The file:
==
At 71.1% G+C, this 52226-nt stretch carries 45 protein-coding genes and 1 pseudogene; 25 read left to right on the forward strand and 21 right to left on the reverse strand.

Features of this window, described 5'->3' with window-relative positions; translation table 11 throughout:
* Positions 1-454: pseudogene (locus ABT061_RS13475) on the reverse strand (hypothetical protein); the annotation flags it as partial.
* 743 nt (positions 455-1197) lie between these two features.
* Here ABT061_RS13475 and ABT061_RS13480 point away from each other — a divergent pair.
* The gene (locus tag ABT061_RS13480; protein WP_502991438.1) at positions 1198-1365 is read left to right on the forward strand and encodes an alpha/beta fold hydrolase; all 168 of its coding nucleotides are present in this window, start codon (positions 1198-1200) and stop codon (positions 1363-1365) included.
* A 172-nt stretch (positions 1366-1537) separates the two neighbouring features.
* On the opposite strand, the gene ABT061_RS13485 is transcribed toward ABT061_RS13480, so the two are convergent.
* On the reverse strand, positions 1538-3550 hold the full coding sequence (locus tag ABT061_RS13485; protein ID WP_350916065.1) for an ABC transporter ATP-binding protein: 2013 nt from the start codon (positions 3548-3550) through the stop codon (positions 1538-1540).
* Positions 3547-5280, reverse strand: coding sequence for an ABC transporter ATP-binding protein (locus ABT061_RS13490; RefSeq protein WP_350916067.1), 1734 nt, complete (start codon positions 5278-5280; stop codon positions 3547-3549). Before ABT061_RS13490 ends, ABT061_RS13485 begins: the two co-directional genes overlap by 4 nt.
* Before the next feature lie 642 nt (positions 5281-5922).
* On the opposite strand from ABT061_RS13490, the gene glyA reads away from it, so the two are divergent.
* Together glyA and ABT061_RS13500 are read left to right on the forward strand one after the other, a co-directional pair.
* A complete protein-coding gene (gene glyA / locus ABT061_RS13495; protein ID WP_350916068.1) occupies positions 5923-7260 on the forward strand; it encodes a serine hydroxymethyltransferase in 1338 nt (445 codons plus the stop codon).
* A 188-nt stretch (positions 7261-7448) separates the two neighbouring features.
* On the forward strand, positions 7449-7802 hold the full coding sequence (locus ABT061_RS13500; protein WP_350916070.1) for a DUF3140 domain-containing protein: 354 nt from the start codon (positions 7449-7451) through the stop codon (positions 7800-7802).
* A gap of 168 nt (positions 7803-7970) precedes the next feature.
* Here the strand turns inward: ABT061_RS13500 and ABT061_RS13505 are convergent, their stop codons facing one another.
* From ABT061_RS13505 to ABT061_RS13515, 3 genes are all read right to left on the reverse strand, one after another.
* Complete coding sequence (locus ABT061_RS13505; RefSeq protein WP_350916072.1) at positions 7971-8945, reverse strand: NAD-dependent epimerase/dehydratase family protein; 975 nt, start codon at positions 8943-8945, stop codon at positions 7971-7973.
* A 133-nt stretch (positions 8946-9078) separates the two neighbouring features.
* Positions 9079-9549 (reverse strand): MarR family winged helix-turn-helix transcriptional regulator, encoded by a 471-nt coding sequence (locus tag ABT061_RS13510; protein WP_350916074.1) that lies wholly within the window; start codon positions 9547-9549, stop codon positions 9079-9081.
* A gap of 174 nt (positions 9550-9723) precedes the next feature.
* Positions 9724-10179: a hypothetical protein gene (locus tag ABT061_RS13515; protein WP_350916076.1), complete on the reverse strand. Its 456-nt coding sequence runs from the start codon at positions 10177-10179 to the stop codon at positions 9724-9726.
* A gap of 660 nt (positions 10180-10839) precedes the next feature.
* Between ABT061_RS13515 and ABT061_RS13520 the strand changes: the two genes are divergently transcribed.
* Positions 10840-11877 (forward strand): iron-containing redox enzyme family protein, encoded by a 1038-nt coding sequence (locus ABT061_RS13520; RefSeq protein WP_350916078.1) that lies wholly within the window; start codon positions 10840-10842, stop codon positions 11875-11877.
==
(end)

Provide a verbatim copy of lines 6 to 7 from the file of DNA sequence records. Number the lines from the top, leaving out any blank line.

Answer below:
* The gene (locus tag ABT061_RS13480; protein WP_502991438.1) at positions 1198-1365 is read left to right on the forward strand and encodes an alpha/beta fold hydrolase; all 168 of its coding nucleotides are present in this window, start codon (positions 1198-1200) and stop codon (positions 1363-1365) included.
* A 172-nt stretch (positions 1366-1537) separates the two neighbouring features.